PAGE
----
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Delicious French pastry, made with choux dough, perfect for filling with sweet or savory ingredients.

Looking at the windows of the best pastry shops, how can you not stop and admire the sweet roundness of the graceful and small bigné or the sumptuous elegance of profiteroles? It makes you want to buy them all! But you can always try to prepare them at home, thanks to the precious advice of chef Denny Imbroisi! The credit for such goodness goes to choux pastry, a light and delicate basic preparation, a neutral dough to be filled with delicious creams or to be made in a savory version for a gourmet buffet. The main characteristic of this preparation is the double cooking, in a pan and in the oven: precisely because of this peculiarity it would have taken the name “pâte à chaud”, that is, hot dough.

It’s precisely in the oven that choux pastry swells and dries, taking on the classic shape of bigné, small “choux” which in French means “cabbage” because the shape resembles Brussels sprouts. It is not uncommon to taste this dough fried, as for the classic Zeppole di San Giuseppe or the typical Spanish churros, or topped with a light shortcrust pastry for the craquelin bigné! Discover step by step how to get perfect choux pastry to create delicious recipes to offer on the most special occasions, such as our éclair with cream.

And if you’re looking for a way to fill your bigné, try our pistachio cream!

Choux pastry (bigné)


Ingredients for about 20 bigné
– 120 g Eggs
– 77 g Flour 00
– 62 g Water
– 62 g Whole milk
– 55 g Butter
– 2.5 g Fine salt
– 8 g Sugar
– Choux pastry (bigné) Calorie

Difficulty: Difficult
Preparation: 30 min
Cooking: 35 min
Yields: 20 pieces
Cost: Low


How to make Choux pastry (bigné)

1. To prepare the choux pastry, first pour the water (1), milk (2), sugar (3), and salt (4) into a saucepan. Also add the diced butter (5) and bring everything to a boil (6).
2. At this point, add the flour all at once (7) and stir with a spatula or wooden spoon (8). Don’t be afraid of lumps and mix quickly, then cook the roux until a white film forms on the bottom of the pot (9), it will take at least 2-3 minutes.
3. Transfer the dough thus obtained to a bowl (10) and add one egg at a time (11), always mixing with a spatula (12) to incorporate it. Don’t worry if the dough seems separated at first, keep mixing.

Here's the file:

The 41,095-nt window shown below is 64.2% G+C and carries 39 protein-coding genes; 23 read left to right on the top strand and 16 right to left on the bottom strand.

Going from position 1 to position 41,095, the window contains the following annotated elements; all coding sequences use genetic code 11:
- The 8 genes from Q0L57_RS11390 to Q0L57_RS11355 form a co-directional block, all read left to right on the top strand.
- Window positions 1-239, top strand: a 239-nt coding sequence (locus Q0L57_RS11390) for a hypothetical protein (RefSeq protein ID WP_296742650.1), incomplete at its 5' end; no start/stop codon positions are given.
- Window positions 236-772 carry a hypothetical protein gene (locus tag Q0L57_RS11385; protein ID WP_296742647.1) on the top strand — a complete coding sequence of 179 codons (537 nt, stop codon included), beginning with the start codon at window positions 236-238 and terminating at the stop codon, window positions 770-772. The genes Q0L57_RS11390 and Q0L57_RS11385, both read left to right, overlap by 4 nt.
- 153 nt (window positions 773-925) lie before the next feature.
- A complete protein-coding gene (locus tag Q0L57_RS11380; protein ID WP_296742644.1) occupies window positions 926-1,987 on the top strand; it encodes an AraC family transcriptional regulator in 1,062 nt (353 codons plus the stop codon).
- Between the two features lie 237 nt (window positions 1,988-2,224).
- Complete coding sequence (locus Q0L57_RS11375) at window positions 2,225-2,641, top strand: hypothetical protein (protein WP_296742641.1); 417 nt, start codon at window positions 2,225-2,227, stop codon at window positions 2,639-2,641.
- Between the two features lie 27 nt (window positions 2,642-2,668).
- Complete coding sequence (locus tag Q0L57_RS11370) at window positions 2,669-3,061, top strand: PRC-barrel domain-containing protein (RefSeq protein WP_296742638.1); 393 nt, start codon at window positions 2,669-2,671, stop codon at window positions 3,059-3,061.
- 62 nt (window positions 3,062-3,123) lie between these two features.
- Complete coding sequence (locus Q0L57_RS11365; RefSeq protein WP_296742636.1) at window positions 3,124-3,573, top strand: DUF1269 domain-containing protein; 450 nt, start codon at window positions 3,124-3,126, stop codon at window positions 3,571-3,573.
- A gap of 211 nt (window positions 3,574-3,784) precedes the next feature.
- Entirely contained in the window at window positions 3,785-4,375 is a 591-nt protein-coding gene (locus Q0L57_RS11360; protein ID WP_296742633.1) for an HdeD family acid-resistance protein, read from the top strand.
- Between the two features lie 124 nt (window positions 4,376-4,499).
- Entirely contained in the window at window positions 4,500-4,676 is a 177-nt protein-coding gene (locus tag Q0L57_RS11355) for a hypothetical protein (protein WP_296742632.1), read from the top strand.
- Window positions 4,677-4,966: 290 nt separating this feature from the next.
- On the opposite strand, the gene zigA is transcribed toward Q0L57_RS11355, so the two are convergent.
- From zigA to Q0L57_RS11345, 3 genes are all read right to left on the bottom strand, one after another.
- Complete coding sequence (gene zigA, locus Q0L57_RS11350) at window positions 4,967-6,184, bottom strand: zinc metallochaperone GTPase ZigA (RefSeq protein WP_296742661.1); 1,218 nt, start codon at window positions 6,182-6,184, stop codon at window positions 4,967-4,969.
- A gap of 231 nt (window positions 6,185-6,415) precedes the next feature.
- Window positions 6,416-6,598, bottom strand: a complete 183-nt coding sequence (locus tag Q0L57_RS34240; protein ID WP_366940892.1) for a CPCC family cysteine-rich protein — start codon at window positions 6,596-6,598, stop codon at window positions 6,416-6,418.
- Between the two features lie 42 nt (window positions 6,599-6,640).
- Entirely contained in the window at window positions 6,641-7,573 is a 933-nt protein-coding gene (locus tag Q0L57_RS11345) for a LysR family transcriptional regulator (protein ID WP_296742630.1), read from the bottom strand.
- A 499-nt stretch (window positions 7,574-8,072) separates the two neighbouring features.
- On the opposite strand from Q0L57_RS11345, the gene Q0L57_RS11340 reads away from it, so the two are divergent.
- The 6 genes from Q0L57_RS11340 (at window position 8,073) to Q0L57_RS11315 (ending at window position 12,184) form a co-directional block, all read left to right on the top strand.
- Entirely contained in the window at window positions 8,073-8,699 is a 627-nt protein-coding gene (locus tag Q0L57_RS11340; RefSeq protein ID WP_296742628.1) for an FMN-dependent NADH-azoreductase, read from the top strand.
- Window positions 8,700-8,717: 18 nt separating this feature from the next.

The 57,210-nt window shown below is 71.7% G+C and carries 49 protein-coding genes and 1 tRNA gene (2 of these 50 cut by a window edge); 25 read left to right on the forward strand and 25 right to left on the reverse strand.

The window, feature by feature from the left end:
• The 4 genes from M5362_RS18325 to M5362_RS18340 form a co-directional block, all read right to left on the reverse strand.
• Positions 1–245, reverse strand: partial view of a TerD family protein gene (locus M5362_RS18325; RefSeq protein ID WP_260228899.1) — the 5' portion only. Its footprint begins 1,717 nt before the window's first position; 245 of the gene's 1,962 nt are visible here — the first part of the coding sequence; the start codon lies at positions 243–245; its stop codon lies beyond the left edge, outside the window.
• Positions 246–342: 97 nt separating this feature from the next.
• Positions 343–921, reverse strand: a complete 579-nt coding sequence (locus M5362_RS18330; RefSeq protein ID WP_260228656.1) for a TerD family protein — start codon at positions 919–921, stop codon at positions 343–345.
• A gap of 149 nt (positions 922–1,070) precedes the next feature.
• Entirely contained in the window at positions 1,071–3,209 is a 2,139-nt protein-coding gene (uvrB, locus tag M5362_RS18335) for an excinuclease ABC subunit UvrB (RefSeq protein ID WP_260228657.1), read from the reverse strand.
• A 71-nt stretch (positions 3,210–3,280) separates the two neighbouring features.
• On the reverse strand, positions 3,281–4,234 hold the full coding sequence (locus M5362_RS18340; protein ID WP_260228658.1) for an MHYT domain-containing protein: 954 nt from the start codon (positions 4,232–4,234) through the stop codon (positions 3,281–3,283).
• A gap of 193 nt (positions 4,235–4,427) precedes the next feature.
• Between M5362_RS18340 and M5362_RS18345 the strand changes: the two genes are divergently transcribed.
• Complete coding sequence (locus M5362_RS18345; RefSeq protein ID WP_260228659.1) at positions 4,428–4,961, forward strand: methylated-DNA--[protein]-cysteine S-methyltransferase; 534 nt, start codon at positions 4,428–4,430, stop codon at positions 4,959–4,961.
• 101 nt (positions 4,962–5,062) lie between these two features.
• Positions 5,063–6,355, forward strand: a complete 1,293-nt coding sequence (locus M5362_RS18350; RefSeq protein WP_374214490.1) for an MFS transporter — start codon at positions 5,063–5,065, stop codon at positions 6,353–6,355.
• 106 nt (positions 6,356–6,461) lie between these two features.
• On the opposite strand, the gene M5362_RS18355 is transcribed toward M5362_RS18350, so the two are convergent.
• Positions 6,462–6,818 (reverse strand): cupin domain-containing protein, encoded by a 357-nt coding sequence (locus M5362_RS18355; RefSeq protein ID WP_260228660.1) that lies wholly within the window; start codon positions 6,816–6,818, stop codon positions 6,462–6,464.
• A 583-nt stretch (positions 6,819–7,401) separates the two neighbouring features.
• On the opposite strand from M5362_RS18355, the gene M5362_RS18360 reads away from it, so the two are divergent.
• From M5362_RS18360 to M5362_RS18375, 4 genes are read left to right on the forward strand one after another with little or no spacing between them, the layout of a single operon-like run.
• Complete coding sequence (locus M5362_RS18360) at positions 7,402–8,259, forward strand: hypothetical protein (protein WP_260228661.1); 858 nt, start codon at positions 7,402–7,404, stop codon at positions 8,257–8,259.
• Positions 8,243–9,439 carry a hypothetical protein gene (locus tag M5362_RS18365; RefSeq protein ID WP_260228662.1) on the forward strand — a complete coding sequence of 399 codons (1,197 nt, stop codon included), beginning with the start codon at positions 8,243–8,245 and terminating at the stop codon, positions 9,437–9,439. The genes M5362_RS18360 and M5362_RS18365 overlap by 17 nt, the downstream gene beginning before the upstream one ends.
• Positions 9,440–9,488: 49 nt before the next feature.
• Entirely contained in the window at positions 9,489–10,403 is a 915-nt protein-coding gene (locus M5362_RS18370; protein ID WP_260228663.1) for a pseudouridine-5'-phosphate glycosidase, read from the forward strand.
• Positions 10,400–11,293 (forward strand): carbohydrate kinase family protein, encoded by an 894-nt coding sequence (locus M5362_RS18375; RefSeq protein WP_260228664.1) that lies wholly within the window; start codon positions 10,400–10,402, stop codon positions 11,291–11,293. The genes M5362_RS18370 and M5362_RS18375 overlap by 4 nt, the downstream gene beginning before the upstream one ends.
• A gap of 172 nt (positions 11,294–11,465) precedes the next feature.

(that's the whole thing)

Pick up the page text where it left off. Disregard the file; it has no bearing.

4. Only when it’s completely absorbed, you can add the next one (12). Once all the eggs are incorporated, you should get a smooth and consistent dough (14-15).
5. Then transfer it to a pastry bag, equipped with a smooth nozzle 12-13 mm (16). At this point, take a baking sheet and line it with parchment paper; to hold it in place, squeeze a bit of the dough into 2 opposite corners and in the center (17). Spaced apart from each other, form pasta piles the size of a walnut (18).
6. Once you have filled the tray (19), dampen a spoon and lightly press the surface of the balls to soften the tip of the bigné (20). Then beat the yolk in a bowl with a little water (21) and use it to brush the surface of the bigné (22); this will allow you to obtain a uniform color. Bake in a preheated static oven at 220°C for about 15 minutes, until they are well browned. Avoid opening the oven in this phase. After this time, finish cooking at 180°C for another 15-20 minutes, simulating the open valve by wedging a ball of silver paper between the door and the structure of the oven. If you prefer to cook the bigné in a ventilated mode, it will be necessary to heat the oven to 220°C; once hot, lower the temperature to 180°C and bake the bigné for about 20-25 minutes. Remove the bigné from the oven (23) and let them cool before using them (24).

Storage: Raw choux pastry must be used immediately; it is not possible to prepare it in advance. The cooked bigné can be stored for about 1 week in a tin box, better if perforated. Alternatively, it is possible to freeze them for about 1 month.

Tip: To make bigné, the flour must be weak. If the bigné do not swell, it may be due to the fact that the oven is not powerful enough, or that the choux pastry has rested too long before being used. With the same dough, it is possible to make Paris-Brest, zeppole, and éclair. If the mixture is too liquid, it may be due to the fact that the roux is undercooked.

If you use a ventilated oven, you can cook two trays at the same time; in a static mode, however, the cooking would not be uniform. In this case, while the first tray is cooking, you can roll out the other one and leave it at room temperature.